Of course boring isn't all fun and games with kids.  It's also prime time for arguments and sibling rivalry and tears.  Boredom is alleviated by annoying your sibling.....which in turn annoys everyone else in the house.  Sometimes (many times) our boring times eventually end up here.  Someone experiences a huge injustice.  There are raised voices.  Sometimes yelling.  Sometimes tears.  But, if mom can keep her cool, there are also teachable moments and reconciliation.  Kids learn that being unkind or refusing to share doesn't really get them what they want.  Or at least, I'm really praying that lesson will be learned....eventually.  Still working on that one.

In my mind, being bored needs to be on every kids' summer to-do list, right along with swim lessons, and summer reading. The long days of summer present a precious opportunity to be bored.  And live through it. And maybe even enjoy it.  When kids have the chance to be still and enjoy unstructured time, their creativity blooms.  They learn to create their own happiness rather than relying on a screen to keep them entertained.  They come to understand that the world does not exist to revolve around them, but they exist to explore, enjoy and brighten the world.

Breathe easy moms and dads. Embrace boring as a blessing instead of a battle cry.  "I'm bored" is not your cue to jump into action and provide entertainment.  It doesn't have to be the preamble to an an afternoon of binge-watching Disney movies.  It's your invitation to sit back and watch the opportunity unfold. It might be messy.  It will probably be silly.  There might be tears. But there might also be spontaneous underwear parades through the house.  And THAT is something you won't want to miss.





Thursday, April 20, 2017

Kindergarten 101: The Secret to Picking the Best School

If you have a 4 or 5-year old, spring time means you're on the brink of a big decision.  Come fall, your kiddo will be entering the "real world" of school and you are tasked with picking the very best place for your precious little one to bloom and grow.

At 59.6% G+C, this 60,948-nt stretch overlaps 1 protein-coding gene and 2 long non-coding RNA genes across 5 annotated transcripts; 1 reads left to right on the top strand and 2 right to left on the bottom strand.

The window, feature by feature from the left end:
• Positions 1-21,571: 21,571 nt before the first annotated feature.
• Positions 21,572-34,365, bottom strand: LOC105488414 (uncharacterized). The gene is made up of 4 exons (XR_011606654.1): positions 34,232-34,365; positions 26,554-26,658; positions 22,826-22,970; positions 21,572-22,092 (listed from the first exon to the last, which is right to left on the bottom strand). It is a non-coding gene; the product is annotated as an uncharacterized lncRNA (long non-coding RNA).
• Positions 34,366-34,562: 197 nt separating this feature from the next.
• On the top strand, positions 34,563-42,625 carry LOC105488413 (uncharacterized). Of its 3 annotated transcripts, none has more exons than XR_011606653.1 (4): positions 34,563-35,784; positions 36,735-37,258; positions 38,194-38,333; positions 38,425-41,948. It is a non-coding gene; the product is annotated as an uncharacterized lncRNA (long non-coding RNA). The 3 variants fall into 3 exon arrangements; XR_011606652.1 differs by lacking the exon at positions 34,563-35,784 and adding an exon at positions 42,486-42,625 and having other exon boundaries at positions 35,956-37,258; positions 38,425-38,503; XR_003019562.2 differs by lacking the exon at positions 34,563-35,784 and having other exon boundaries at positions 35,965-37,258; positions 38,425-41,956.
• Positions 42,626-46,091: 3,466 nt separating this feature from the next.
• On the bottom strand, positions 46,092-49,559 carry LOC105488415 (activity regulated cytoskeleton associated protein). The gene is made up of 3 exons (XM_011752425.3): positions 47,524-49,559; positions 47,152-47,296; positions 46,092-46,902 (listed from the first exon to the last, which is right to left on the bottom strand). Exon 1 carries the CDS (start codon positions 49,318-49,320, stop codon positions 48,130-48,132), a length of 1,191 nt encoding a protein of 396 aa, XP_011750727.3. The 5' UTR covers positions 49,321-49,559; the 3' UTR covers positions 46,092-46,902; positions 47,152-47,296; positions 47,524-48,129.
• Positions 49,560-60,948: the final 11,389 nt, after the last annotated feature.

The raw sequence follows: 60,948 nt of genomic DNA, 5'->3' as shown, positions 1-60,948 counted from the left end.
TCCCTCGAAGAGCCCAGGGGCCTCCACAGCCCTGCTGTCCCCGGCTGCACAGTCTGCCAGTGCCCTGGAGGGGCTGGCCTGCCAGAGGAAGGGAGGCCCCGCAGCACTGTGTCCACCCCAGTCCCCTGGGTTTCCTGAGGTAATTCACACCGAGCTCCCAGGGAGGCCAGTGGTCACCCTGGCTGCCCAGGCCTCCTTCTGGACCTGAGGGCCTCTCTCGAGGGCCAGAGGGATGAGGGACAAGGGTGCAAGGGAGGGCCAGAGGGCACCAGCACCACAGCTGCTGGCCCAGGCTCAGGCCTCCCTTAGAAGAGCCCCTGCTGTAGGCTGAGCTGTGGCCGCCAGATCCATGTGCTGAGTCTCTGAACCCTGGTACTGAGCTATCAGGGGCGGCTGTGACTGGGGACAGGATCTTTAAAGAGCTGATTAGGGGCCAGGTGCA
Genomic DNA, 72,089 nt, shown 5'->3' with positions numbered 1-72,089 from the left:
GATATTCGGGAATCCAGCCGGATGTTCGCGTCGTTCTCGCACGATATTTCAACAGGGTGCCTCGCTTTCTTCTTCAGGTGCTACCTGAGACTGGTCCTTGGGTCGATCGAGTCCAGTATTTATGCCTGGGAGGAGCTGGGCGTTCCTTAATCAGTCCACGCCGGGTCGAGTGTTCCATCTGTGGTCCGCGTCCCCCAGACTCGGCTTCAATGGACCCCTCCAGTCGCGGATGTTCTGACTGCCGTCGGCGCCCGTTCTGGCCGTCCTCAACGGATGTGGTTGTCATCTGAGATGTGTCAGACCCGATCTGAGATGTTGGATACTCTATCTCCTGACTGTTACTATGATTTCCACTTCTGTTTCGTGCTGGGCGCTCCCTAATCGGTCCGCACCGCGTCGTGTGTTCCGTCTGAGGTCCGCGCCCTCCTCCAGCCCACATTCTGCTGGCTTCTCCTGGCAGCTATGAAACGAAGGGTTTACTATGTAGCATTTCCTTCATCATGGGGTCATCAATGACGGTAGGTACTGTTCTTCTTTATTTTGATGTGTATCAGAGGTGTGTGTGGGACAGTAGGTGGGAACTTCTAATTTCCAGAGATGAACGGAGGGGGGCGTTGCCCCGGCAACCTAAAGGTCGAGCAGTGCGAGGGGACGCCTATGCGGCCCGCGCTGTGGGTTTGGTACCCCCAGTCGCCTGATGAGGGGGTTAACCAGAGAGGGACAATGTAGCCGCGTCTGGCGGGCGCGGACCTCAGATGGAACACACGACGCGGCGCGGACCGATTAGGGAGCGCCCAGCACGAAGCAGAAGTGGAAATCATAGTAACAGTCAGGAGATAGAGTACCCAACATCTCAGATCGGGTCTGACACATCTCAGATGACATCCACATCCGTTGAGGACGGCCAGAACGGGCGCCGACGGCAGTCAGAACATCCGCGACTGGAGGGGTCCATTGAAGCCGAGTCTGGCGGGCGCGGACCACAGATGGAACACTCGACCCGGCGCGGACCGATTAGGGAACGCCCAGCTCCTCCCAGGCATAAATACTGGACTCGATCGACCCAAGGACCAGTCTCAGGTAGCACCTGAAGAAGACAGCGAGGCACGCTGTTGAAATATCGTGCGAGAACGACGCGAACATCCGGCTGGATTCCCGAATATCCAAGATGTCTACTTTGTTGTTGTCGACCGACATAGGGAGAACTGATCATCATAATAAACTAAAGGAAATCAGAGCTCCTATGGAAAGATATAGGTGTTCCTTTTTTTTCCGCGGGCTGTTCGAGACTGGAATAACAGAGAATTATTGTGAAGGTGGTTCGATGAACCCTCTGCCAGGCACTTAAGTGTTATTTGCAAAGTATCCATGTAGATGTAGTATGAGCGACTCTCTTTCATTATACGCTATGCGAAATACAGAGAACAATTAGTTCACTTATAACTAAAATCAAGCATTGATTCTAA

Awesome, tree-hugging experiences with my son's school.
Around these parts, I think we are blessed with an array of choices.  Neighborhood schools, charter schools, and home school choices abound.  How is a parent to make sense of all the variety?  How do we pick the right place for a 5-year old, without really knowing what type of human they will blossom into during the next 6-8 years?

Truth is, we take a guess and hope for the best . Because we don't really know, do we?  We could shuttle our kid across town to attend a school focused on performing arts, and they may bloom into a bookworm with no interest in center stage.  We could go for the convenience of our neighborhood school and realize that our kids' gift for science and inquiry is slowly being stifled.

As a parent that has agonized over this decision, let me reveal to you the honest truth I have learned about school choice.  There is no such thing as the perfect school. Nope.  Doesn't exist.

If parents accept this truth, I think we can approach this kindergarten conundrum with a tad less anxiety.  Our kids aren't perfect, and schools have flaws.  Our job is not to make our kid's educational experience perfect.  Our job is to find a good fit for our child.  And then, and this is an important point that many parents miss, invest in that classroom, that school, and that child as if our future depended on it.  Because...it does.

Communities are not improved because parents stick their kids in the right school and they grow up to be great adults.  Communities grow and thrive because citizens roll up their sleeves and dedicate themselves to the hard and important work of making life rich, positive and productive.